Combined proximal nerve graft and distal nerve transfer for a posterior cord brachial plexus injury Case report

Department of Orthopaedic Surgery, Wake Forest School of Medicine
Journal of Neurosurgery (Impact Factor: 3.74). 11/2012; 118(1). DOI: 10.3171/2012.10.JNS12425
Source: PubMed


The treatment of patients with prolonged denervation from a posterior cord brachial plexus injury is challenging and no management guidelines exist to follow. The authors describe the case of a 26-year-old man who presented to our clinic for treatment 11 months after suffering a high-energy injury to the posterior cord of the brachial plexus. A combined 9-cm proximal cable nerve graft procedure and a pronator branch to the posterior interosseous nerve transfer were performed. Satisfactory deltoid, triceps, wrist, and finger extensor recovery was noted 3 years after surgery. Patients with prolonged denervation from posterior cord injuries can be successfully treated with a combination of a proximal nerve graft and a distal nerve transfer.

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    ABSTRACT: In the treatment of brachial plexus injury, nerves that are functionally less important are transferred onto the distal ends of damaged crucial nerves to help recover neuromuscular function in the target region. For example, intercostal nerves are transferred onto axillary nerves, and accessory nerves are transferred onto suprascapular nerves, the phrenic nerve is transferred onto the musculocutaneous nerves, and the contralateral C7 nerve is transferred onto the median or radial nerves. Nerve transfer has become a major method for reconstructing the brachial plexus after avulsion injury. Many experiments have shown that nerve transfers for treatment of brachial plexus injury can help reconstruct cerebral cortical function and increase cortical plasticity. In this review article, we summarize the recent progress in the use of diverse nerve transfer methods for the repair of brachial plexus injury, and we discuss the impact of nerve transfer on cerebral cortical plasticity after brachial plexus injury.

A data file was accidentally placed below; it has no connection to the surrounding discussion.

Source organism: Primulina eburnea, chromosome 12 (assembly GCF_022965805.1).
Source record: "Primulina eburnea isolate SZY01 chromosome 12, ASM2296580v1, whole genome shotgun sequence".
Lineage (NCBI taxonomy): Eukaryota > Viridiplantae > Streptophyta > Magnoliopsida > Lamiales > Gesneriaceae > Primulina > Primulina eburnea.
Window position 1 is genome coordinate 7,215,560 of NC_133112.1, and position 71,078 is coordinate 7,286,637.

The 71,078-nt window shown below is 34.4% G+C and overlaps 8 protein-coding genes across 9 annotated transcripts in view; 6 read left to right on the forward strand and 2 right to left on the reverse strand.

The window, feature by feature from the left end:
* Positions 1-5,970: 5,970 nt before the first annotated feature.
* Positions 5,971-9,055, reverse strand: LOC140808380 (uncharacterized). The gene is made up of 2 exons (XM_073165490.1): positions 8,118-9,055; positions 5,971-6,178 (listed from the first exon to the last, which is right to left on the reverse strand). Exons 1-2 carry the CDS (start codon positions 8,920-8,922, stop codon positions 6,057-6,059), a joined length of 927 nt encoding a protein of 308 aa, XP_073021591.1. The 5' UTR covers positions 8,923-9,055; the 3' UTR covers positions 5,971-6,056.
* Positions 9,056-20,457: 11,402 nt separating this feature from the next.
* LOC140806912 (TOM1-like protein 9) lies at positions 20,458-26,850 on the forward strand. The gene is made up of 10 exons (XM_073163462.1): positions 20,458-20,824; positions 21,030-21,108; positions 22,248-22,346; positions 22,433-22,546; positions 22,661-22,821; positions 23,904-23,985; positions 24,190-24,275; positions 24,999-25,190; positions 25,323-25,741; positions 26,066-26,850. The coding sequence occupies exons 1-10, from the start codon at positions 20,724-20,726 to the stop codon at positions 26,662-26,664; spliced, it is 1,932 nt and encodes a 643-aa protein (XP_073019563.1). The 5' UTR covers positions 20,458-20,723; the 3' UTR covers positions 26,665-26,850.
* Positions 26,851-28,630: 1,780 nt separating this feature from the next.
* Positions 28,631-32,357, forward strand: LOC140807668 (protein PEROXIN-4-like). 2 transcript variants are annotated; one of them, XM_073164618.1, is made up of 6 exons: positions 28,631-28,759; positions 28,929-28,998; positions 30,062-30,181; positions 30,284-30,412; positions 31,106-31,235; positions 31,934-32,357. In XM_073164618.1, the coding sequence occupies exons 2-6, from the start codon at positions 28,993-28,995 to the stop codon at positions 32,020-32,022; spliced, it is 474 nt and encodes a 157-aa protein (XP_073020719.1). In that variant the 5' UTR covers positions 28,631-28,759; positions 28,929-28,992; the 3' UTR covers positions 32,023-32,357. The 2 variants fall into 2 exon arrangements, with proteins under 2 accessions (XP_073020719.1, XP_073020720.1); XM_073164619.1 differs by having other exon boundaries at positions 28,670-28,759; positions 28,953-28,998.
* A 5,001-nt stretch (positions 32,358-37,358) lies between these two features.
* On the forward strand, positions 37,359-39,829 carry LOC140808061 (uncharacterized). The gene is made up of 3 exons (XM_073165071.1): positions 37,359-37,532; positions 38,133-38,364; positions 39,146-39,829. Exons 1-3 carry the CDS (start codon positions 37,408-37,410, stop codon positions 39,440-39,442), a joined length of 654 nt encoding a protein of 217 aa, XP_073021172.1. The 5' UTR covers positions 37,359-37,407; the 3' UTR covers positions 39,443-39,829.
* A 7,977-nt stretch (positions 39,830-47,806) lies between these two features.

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    ABSTRACT: Purpose: To evaluate outcomes following transfer of the supinator motor branch of the radial nerve (SMB) to the posterior interosseous nerve (PIN) and the pronator teres motor branch of median (PTMB) to the anterior interosseous nerve (AIN) in patients with lower brachial plexus injuries. Methods: Since December 2010, 4 patients have undergone combined transfer of the SMB to PIN and PTMB to AIN for lower brachial plexus palsies. The study was prospectively designed, and the patients were followed for 4 years to monitor their functional improvement. Results: One patient failed to return after his 4-month postoperative visit. The other 3 patients all regained M4 thumb and finger extension, and 2 recovered M4 thumb and finger flexion at the final evaluation, a mean 30 months after the nerve transfer surgeries. Conclusions: Combined transfer of the SMB to PIN and PTMB to AIN may lead to successful recovery of digital extrinsic flexion and extension in lower brachial plexus injuries. Type of study/level of evidence: Therapeutic IV.
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